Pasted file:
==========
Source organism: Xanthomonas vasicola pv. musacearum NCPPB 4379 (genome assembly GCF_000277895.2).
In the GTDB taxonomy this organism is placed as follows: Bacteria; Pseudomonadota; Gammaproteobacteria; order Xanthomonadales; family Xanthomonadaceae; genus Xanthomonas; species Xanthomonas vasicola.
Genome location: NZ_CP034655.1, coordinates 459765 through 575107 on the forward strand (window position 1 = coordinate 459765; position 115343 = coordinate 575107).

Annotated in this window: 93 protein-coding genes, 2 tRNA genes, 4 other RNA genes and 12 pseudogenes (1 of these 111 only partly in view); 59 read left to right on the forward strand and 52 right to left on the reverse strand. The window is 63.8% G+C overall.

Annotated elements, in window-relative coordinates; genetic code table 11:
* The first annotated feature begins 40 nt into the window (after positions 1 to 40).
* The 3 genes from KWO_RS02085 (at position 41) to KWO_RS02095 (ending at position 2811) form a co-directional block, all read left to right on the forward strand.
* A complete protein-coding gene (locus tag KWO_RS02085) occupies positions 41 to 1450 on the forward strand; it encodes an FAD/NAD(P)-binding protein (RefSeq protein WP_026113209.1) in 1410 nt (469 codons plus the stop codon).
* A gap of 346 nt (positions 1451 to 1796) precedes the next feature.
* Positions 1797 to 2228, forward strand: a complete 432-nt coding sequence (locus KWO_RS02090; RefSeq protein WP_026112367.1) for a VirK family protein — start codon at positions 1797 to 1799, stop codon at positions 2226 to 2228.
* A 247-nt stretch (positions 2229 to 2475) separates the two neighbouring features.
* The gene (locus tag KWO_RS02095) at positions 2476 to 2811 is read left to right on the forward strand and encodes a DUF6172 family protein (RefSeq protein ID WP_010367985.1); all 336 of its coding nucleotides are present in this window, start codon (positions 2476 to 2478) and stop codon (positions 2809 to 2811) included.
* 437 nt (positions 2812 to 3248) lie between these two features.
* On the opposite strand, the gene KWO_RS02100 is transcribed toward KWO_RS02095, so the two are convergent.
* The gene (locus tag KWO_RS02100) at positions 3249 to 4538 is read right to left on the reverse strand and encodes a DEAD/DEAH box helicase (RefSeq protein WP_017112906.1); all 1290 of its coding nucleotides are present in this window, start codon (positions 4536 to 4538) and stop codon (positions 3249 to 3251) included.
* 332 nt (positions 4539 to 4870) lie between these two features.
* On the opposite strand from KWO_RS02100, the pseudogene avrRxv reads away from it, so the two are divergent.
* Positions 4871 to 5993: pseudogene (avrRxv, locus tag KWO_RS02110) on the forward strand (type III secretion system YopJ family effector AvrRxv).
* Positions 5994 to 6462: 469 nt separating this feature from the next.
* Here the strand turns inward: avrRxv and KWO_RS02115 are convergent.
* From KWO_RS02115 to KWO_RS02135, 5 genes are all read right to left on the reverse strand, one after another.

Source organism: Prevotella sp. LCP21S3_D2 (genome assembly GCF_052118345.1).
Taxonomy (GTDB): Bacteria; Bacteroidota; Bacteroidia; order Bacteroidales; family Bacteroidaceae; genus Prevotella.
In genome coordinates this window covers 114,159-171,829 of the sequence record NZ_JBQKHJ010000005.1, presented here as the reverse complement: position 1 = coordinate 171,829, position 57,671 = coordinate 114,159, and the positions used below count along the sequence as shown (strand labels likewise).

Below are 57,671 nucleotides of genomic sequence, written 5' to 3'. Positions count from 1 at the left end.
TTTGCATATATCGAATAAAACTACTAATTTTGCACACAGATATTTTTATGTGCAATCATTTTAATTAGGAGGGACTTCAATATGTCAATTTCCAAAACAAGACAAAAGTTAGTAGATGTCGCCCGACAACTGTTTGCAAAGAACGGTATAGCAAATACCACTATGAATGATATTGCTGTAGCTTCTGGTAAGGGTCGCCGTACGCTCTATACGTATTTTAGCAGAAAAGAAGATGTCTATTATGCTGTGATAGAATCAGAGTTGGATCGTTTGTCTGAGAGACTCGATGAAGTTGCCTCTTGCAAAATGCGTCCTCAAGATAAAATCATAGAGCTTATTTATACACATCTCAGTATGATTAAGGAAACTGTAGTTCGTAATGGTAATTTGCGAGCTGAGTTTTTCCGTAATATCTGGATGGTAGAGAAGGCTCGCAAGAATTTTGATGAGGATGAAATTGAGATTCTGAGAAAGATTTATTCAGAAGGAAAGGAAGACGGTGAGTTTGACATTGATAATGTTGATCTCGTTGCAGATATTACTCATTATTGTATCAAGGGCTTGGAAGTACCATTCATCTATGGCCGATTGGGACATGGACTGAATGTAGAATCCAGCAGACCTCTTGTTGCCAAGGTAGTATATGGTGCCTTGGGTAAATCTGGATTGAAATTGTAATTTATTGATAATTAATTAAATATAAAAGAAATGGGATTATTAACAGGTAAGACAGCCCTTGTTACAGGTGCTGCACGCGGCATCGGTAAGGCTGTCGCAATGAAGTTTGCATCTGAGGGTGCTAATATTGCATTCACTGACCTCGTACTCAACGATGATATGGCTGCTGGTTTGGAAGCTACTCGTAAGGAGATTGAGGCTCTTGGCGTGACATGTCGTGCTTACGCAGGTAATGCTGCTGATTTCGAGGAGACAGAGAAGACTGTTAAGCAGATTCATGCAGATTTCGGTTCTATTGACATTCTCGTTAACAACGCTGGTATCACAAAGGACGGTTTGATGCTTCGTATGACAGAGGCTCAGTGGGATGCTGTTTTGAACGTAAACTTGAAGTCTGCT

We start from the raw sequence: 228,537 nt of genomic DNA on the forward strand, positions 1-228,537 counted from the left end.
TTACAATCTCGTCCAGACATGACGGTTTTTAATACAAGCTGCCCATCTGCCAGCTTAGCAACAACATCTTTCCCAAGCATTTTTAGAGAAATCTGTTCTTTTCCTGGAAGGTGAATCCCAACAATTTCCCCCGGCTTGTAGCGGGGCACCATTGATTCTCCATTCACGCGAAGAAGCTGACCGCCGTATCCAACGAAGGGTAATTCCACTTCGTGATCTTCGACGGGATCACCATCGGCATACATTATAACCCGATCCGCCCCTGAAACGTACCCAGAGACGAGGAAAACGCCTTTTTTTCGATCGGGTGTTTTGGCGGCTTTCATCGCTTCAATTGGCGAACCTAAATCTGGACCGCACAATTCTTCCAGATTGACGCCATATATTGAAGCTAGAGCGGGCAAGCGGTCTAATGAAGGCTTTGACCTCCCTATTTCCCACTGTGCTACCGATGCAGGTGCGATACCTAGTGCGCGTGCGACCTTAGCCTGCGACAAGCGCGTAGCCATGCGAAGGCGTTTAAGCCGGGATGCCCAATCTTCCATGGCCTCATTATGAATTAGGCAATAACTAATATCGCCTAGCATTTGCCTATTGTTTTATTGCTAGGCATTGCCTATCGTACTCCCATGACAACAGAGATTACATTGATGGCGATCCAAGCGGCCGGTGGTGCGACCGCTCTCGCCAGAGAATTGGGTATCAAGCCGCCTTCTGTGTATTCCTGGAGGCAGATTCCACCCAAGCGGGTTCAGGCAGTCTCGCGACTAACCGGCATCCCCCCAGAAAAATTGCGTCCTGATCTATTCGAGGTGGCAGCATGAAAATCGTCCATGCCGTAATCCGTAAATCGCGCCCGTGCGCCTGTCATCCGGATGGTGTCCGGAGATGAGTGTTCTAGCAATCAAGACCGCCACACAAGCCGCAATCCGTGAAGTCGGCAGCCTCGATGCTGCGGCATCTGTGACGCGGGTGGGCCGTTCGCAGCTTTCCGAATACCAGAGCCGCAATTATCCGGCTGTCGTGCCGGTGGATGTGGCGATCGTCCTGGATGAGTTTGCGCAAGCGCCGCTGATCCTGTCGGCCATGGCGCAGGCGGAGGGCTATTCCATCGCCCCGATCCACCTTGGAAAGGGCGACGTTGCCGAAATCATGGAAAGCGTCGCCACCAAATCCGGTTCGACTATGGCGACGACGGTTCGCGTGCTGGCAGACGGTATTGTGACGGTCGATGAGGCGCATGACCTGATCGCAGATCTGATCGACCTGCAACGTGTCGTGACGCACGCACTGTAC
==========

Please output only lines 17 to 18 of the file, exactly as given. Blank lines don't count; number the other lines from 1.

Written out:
* On the opposite strand from KWO_RS02100, the pseudogene avrRxv reads away from it, so the two are divergent.
* Positions 4871 to 5993: pseudogene (avrRxv, locus tag KWO_RS02110) on the forward strand (type III secretion system YopJ family effector AvrRxv).